Edward R. Callender, proprietor of the Callender Printing Company of Kansas City, Kansas, had lived in this state for over thirty-five years and for a quarter of a century had been a resident of Kansas City, Kansas. He learned printing when a boy, and his name is widely known through his connection with the printing trade and also at different times as a publisher of newspapers.
Mr. Callender was born at Berlin, Wisconsin, August 31, 1867, the third in a family of six children whose parents were John H. and Marian (Russell) Callender. His father was a native of Canada and his mother of New York State. The grandparents came from Scotland, lived in Canada, and afterwards moved to Wisconsin. John H. Callender grew up in Ripon, a city where the first political organization took the name republican and thus gave substantial claim to the distinction of being the birthplace of the party. John H. Callender became a dentist. He practiced at Ripon for a number of years and then seeking a change of climate and a more active life he came to Kansas when the Osage District was opened. In 1878 he located near Anthony when only a few houses stood on the townsite. He brought his household furniture and lumber from Wisconsin, carrying the goods on a wagon sixty-five miles to Harper County. He took up a claim of 160 acres, proved up on it, but as a result of several years of successive drought he had to abandon farming and resume his practice as a dentist. Later he sold his farm and gave his entire attention to his practice at Anthony. He finally retired to Wichita and died there in 1903. His widow died in 1909. Doctor Callender was a republican, was a member of the Masonic order and was always interested in the welfare of schools and churches. He was a Methodist, was trustee of his church many years and also superintendent of the Sunday school.
Edward R. Callender attended school in Wisconsin and had later the advantages of the dugout schools at Anthony. He was also a student in the Wellington High School. It was a mere accident that he formed a connection which became permanent with the printing trade. Without any specific intentions as to the future he worked for a time as a printer’s devil on the Belle Plaine News, and having learned the trade put in three years there and since then had never been long separated from printing and newspaper work. At Anthony he worked on the Anthony Republican, and in 1887 established with a partner named Markwell the Anthony Free Press. This paper was published daily. Anthony was then enjoying a boom, and the paper was highly successful. After two years he sold his interest and having realized that Kansas City, Kansas, had exceptional advantages of location he moved to that city and in 1890 opened a printing shop on Minnesota Avenue. He began there with modest equipment and on a small scale, but from year to year increased the business and enlarged his service until the was competing on terms of equality with the larger printing shops of the city. Associated with the Greer boys he established the Kansas City Tribune. He operated the daily for about a year and then sold to Judge Charles E. Lobdell. From the Tribune he once more devoted his attention to the printing business opening a new shop on Sixth Street in the basement of the Husted Building. His plant and facilities were enlarged from time to time and he finally removed to his present location at 708-710 North Sixth Street.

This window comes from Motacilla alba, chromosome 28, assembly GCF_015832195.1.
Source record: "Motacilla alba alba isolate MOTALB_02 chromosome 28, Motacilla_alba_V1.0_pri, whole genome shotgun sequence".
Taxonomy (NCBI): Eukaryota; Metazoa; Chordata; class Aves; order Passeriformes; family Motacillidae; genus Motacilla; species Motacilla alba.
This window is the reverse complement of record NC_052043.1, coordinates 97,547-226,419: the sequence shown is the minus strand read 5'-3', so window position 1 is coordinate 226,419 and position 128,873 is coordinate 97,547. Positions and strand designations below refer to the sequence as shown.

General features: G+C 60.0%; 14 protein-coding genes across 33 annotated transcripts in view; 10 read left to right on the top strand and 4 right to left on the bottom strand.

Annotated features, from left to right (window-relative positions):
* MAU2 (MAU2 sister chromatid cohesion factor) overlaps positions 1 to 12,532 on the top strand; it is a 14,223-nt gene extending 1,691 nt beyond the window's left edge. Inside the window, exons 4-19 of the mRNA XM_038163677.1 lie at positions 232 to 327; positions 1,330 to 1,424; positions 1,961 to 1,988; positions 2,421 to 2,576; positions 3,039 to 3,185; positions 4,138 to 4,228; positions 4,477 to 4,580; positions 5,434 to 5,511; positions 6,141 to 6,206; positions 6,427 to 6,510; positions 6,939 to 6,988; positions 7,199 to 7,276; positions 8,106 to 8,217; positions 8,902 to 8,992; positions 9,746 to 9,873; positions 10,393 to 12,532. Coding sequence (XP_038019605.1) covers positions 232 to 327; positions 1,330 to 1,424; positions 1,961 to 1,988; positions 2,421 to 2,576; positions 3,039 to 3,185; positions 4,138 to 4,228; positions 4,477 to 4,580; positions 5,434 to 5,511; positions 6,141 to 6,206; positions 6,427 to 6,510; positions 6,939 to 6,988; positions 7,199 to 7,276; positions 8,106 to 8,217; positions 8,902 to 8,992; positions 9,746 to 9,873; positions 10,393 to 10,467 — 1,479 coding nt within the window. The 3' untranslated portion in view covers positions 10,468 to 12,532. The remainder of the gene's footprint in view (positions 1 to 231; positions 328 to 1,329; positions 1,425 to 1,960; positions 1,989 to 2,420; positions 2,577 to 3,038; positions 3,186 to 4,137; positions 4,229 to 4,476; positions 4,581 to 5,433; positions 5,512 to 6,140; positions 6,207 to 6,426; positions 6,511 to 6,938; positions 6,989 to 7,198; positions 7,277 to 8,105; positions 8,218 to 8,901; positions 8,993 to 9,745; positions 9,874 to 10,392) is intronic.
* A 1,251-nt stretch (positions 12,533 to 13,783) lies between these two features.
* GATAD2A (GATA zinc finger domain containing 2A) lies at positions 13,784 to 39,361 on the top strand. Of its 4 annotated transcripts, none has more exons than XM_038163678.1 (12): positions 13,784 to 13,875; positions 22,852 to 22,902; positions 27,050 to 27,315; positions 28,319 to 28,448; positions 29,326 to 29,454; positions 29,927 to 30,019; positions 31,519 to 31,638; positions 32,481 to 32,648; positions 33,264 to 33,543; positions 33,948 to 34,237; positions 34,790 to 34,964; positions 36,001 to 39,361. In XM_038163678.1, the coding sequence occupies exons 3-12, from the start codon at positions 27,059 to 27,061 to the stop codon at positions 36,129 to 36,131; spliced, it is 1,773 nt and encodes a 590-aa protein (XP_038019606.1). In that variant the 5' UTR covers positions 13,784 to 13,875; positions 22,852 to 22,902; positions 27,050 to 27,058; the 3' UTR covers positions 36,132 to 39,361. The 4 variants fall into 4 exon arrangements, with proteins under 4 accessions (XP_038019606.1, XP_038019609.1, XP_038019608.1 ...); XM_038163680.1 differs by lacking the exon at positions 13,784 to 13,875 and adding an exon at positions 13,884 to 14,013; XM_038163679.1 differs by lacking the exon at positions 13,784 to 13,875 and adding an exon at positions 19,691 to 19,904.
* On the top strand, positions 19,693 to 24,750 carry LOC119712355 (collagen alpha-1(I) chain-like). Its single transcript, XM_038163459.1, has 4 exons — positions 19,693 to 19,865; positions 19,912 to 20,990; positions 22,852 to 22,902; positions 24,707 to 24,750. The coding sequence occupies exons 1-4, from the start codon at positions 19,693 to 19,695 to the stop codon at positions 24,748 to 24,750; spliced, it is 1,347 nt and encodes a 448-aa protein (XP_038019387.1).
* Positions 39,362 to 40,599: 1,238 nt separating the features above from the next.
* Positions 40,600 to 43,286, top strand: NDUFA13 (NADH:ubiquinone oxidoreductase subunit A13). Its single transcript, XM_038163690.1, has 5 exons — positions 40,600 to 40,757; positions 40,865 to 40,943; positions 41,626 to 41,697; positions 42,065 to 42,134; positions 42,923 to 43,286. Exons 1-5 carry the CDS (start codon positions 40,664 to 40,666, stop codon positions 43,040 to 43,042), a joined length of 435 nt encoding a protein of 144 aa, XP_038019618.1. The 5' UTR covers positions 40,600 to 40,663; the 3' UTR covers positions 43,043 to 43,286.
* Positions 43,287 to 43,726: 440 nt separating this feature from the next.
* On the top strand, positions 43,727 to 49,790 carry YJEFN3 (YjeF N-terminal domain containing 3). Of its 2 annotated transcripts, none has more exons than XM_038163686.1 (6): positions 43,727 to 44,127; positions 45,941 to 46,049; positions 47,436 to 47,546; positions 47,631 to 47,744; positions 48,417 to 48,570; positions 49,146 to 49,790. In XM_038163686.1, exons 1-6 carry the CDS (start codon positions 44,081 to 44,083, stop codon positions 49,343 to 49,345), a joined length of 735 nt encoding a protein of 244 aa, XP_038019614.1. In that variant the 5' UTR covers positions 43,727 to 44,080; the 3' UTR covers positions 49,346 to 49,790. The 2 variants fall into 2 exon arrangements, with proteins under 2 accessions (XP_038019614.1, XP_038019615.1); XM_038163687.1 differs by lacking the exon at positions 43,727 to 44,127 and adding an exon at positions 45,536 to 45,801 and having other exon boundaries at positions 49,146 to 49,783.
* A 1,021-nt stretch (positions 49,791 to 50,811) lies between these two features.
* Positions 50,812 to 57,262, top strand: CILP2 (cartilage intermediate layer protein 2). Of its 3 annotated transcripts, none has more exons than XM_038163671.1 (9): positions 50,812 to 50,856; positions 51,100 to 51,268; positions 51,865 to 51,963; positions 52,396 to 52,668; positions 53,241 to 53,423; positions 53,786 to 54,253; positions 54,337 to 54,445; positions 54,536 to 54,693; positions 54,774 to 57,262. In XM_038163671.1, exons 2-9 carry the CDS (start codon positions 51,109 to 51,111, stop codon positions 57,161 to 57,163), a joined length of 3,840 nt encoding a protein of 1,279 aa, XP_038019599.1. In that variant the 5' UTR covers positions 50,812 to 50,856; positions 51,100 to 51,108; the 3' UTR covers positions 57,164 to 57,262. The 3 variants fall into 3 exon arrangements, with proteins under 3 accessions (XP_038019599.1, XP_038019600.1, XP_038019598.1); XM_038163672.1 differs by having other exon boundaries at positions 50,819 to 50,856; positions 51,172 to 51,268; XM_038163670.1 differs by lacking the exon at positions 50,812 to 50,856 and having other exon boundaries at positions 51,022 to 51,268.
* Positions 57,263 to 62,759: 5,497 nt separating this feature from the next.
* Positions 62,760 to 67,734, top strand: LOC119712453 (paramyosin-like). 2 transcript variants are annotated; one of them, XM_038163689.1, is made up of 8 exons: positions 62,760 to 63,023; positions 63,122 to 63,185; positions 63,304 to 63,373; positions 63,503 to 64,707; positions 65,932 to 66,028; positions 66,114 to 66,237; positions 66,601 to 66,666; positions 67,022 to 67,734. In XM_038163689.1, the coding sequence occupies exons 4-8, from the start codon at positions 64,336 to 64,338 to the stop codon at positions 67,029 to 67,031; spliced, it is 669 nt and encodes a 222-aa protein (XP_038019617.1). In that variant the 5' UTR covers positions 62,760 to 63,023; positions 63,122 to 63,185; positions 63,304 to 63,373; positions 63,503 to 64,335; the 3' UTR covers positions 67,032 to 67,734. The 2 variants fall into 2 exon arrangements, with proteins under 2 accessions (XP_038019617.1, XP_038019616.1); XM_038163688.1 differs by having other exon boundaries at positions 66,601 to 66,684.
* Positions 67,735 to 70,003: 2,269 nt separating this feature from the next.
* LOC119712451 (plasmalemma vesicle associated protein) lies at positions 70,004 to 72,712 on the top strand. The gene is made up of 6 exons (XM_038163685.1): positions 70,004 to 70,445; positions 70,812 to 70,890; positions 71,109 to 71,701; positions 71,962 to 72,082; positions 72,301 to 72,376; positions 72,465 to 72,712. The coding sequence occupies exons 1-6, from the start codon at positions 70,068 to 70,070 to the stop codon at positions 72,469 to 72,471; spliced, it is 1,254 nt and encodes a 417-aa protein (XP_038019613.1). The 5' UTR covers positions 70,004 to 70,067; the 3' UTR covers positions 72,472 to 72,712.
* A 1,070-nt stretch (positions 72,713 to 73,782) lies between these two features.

In October, 1891, Mr. Callender married Louise Cable of Wyandotte County, daughter of Judge R. E. Cable, elsewhere referred to. They are the parents of four children: Harold, who is assistant city editor of the Kansas City Times; Leonard, teller in the People’s National Bank of Kansas City, Kansas; Louise, now in high school; and Edward, a pupil in the graded schools.
Mr. Callender in Masonry had attained the thirty-second degree of Scottish Rite, belongs to the Mystic Shrine at Leavenworth, to the Knights of Pythias, the Ancient Order of United Workmen, the Modern Woodmen of America, and the Maccabees. He had held all the chairs in the Knights of Pythias. He is well known in business and social circles of the city, is a member of the Mercantile Club, a former director of the Rotary Club, and belongs to the Union Club. The only public office he ever consented to accept was clerk of Circuit Court, the result of an appointment by Governor Hoch. He remained in the office one year. He is a republican and is an active member of the Christian Science Church.